·      Students that are preparing for careers that require bachelors or graduate level degrees must have a very strong academic foundation that will prepare them for university rigor, thinking, and time management. We need to secure these classes with appropriate curriculum and teacher training.  

These are components that should be built into new schools to prepare today’s students for the careers of tomorrow. Building this environment will prepare our students and also create a reputation for our community to make businesses want to locate in Mecklenburg County. We will have a school system that produces a good workforce and one that current and prospective business leadership and employees would be proud to have their children attend. I encourage you to join us for these public hearings.



Tuesday, February 16, 2016

Success With SOL Tests Is Not Enough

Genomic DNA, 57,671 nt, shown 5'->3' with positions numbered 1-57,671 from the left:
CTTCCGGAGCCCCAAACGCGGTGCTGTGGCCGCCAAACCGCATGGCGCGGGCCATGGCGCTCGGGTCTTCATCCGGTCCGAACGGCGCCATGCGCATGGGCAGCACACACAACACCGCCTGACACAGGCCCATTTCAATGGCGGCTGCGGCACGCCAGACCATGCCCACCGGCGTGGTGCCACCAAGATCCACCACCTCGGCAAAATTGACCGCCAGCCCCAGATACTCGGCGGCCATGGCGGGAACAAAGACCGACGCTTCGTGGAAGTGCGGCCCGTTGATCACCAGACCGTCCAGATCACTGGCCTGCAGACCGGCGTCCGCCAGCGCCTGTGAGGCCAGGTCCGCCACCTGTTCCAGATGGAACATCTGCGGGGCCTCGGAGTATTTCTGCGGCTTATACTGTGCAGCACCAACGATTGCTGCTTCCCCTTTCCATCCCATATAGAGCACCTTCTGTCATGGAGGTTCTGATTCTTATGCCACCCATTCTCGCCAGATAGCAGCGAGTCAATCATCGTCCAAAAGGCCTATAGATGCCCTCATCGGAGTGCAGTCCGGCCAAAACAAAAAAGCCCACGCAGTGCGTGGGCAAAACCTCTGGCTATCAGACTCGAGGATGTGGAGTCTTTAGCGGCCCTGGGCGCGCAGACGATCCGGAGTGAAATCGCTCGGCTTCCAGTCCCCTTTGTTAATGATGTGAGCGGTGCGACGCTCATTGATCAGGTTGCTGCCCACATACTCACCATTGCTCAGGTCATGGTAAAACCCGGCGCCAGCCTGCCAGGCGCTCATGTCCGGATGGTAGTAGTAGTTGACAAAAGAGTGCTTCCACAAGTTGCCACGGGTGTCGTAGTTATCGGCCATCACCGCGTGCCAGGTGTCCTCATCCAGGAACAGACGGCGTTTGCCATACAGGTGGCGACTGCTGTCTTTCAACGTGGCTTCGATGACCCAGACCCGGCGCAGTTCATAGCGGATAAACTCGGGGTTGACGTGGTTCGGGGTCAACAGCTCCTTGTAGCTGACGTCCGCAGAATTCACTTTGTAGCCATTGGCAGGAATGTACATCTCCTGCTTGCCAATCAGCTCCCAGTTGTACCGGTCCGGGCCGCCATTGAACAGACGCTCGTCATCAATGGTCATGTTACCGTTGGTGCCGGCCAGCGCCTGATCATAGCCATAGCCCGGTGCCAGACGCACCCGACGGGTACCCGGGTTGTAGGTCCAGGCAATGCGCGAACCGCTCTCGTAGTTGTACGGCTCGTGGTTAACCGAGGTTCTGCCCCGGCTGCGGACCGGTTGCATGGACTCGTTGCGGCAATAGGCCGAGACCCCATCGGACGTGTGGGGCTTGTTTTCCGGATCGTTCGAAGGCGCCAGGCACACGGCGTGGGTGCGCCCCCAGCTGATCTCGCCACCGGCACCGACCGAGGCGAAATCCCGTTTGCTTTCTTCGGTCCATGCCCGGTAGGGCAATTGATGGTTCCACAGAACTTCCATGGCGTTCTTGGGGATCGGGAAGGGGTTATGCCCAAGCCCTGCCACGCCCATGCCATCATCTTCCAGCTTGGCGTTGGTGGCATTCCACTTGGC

Please excuse the delay in this blog since the last posting. The local newspapers have agreed to run these as articles each week. I've delayed the publication of Portrait of a Graduate, Part 3, until today so that the blog and article will be on the same timetable. 

Portrait of A Graduate, Part 3



The second circle of the Portrait of a Graduate graphic, as we move clockwise from the far left, is focused on academics. To quote Dr. Steve Staples, our State Superintendent of Public Instruction, “this is almost the only focus we have given real attention to over the past two decades as we have mandated student success with the Standards Of Learning (SOL).” Lets consider the purpose of the SOL.

In the early 90’s our nation was coming to grips with the workforce realities of a global economy. We began to give serious consideration to data showing that our students were, on average, preforming among the lowest among their peers in the other industrialized countries on reading, math, and science achievement at every level. This was partly due to the fact that there were tremendous variations of education expectations from state to state. Furthermore, in Virginia, the academic expectation for students from community to community was vast. To deal with this problem our State Board and General Assembly established the Standards Of Learning as minimum academic content that would be expected of all students and began testing to be sure that these minimum academic concepts would be taught across the Commonwealth.